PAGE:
One cold January morning, a young Syrian man is rushed into an MSF stabilisation unit in Raqqa city, northeast Syria, in a critical condition.
Half of his foot has been blown off and the bones in his lower leg are broken and sticking out.
He’s still conscious, in shock and has lost a lot of blood. The team’s response is immediate. We rush into action, tourniqueting and splinting his leg, administering painkillers and tranexamic acid to slow down the flow of blood.
The jeans he is wearing have burnt onto his skin and I am picking bits of material from his wounds.
He is panicking, repeating the question; “Am I going to lose my leg?” over and over again. We are doing everything we can to stabilise him and save his life.
Homes rigged with explosives
Ahmed* has only just returned home to Raqqa with his family, after fleeing when the Islamic State group took hold of the city back in 2014.
He had been cleaning up his home when an improvised explosive device (IED) detonated, causing catastrophic injuries.
Ahmed is just 15 years old and he is probably going to lose his leg.
This story is not uncommon here in Syria, where I’ve been working as a nurse with MSF for the past few weeks. Raqqa is littered with improvised explosive devices (IEDs) and unexploded devices, a particularly cruel legacy in areas out of conflict.
People are beginning to return to their homes, but it is incredibly dangerous. Rubble covers most of the city and there are still hundreds of thousands of explosives.
When people come back to their houses, they have no idea what is around the corner. There could be explosives rigged up to their kitchens, under their beds, or in the light switches in the walls.
That’s such a scary thing to think about. I can’t even comprehend how people are coming back and trying to restart their lives. Even some children’s books are rigged with explosives.
Having to improvise
When I first arrived, we were seeing about 400 people every day in our outpatient department. MSF has the only medical facility in the city treating things like diarrhoea, coughs, colds and non-communicable diseases.
Most of our patients haven’t had access to medical care for months, sometimes years, so in some cases these chronic conditions become life-threatening.
But we are primarily a trauma stabilisation point. We treat anybody injured in a mine explosion, car crash or everyday accidents like house fires.
The facility operates much like A&E departments I work in here in the UK, just a little bit more basic. We don’t have fancy machines that can rapidly infuse blood, or warm up fluids.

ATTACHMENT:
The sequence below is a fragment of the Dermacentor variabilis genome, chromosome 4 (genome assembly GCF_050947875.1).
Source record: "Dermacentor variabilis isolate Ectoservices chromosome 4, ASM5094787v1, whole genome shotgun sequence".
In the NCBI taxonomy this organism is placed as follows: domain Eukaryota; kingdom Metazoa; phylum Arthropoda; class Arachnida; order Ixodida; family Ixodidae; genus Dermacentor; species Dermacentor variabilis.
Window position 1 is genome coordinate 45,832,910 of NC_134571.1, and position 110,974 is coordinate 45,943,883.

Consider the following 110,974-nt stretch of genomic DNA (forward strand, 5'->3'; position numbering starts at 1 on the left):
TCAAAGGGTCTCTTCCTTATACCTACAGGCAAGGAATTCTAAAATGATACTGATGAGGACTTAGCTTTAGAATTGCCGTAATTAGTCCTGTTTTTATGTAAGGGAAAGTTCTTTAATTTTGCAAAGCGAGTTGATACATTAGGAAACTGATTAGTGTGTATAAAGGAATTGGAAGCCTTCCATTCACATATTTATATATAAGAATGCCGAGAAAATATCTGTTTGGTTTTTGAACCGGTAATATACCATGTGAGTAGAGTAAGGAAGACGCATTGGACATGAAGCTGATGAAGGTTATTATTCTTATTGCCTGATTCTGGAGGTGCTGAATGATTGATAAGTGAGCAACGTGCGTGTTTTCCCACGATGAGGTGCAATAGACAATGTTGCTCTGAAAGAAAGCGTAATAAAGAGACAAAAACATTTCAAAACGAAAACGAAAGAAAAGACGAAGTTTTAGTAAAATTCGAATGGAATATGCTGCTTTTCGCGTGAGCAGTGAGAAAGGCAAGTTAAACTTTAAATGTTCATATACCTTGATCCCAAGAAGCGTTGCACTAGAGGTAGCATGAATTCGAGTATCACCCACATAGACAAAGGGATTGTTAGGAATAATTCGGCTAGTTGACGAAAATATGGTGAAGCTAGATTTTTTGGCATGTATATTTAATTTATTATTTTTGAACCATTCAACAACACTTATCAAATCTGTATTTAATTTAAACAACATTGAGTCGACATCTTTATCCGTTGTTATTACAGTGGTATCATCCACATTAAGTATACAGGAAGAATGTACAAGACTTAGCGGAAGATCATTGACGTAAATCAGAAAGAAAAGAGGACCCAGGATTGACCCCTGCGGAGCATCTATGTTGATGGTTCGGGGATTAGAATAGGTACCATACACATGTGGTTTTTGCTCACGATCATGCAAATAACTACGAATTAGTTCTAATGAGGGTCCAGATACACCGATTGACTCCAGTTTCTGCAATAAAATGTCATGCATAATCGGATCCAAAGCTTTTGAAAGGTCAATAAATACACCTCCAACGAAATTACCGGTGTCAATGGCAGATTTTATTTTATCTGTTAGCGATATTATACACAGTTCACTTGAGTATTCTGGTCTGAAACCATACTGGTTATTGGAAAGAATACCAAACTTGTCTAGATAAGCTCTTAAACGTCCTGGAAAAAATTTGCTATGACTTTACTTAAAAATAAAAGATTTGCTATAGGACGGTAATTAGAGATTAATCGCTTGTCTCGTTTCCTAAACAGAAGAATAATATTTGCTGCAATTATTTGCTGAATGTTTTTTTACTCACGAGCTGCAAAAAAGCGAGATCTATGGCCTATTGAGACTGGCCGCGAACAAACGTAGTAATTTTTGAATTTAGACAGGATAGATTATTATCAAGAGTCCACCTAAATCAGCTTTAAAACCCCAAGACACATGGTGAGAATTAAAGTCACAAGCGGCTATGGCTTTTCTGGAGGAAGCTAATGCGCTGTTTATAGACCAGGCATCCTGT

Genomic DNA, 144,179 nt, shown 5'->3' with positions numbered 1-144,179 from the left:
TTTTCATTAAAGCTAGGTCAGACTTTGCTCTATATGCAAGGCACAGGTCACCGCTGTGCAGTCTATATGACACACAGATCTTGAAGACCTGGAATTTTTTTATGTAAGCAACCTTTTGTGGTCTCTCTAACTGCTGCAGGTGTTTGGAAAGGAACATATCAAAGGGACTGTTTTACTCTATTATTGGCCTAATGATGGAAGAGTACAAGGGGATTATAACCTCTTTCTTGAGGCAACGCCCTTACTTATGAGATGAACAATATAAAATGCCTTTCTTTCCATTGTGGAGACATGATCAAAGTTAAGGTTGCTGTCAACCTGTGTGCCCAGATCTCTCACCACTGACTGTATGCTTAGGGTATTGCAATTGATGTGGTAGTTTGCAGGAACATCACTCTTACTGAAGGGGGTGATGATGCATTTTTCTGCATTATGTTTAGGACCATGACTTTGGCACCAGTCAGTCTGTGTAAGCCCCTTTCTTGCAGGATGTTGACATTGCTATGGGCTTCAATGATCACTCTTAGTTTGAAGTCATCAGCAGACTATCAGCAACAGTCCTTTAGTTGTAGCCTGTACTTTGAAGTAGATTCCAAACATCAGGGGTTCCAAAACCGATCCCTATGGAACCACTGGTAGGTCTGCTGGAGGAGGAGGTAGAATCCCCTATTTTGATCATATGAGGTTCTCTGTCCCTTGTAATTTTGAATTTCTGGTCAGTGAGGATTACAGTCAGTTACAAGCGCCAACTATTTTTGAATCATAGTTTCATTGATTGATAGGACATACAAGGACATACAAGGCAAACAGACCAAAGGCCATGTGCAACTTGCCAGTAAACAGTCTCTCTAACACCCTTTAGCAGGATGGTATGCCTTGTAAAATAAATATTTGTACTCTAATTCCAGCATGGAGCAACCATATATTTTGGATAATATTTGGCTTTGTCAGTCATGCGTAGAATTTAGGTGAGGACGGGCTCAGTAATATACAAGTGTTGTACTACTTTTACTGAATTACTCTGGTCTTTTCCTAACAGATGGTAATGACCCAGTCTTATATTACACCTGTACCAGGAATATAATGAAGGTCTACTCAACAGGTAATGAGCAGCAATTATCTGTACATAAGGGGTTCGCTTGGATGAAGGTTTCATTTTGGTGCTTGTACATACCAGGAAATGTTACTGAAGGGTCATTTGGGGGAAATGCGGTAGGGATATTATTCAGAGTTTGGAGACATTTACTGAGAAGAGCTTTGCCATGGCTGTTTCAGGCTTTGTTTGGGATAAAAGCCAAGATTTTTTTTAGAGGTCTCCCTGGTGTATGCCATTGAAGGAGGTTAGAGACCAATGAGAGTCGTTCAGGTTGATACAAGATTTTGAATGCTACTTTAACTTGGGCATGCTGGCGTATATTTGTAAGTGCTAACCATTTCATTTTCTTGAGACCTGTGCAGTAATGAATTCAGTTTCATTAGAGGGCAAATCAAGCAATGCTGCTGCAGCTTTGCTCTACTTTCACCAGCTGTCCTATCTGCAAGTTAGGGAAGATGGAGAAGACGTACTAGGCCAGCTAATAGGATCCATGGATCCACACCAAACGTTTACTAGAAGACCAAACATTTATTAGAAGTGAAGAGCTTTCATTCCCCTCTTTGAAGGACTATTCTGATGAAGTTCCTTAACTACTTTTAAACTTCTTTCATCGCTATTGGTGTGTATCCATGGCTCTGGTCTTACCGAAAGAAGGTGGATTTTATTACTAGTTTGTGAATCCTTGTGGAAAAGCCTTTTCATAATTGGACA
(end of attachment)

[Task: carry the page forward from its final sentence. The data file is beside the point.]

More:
When people are admitted with trauma injuries – be it a severe abdominal trauma, or bleeding out from a blown-off leg – they haemorrhage and lose a lot of blood. And when people lose a lot of blood their body temperature plummets. This is why fluids need to be warmed up before they are pumped through the body.
We have to improvise. We fill metal bowls with water and place them on top of the diesel heaters used to keep the rooms warm.
Then, once the water has heated up, we place the bags of blood and fluid in the water to raise the temperature. It sounds simple, but it’s incredibly important.
Lifesaving surgical care
In just one week in January, we saw 33 blast injuries as a result of mines and IEDs. Mostly it’s MSF’s incredible Syrian staff who are treating these patients and saving lives.
These are people who have also lived through the air raids, bombing and sniper attacks. Their mental fortitude is phenomenal.
Ahmed is calmer now. The painkillers we administered earlier are taking effect. He’s also been pumped with a unit of blood. We’ve done our job and he’s stable enough to be sent by ambulance to MSF’s supported hospital in Tal Abyad, a two-hour drive away.
This facility is one of the few places in the region providing complex and life-saving surgical care. I even dare to hope the team of surgeons might be able to save Ahmed’s leg, too.
Barely hours after Ahmed leaves us, another group of injured comes through the door. More painkillers, more fluids, more antibiotics, and more blood.
Until the city has been completely de-mined, these patients will continue to pour into our small facility. It is incredibly hard to watch. Imagine, a whole community with life-long, debilitating injuries.
But there is hope. Every little thing the team is doing here is saving lives. From the meticulously rehearsed mass casualty plan, to the supplies of painkillers, antibiotics and blood.
All the things I take for granted when I’m working in the UK. These little pieces of the puzzle are what’s going to save lives. And without the support of our donors, we could not continue this vital work.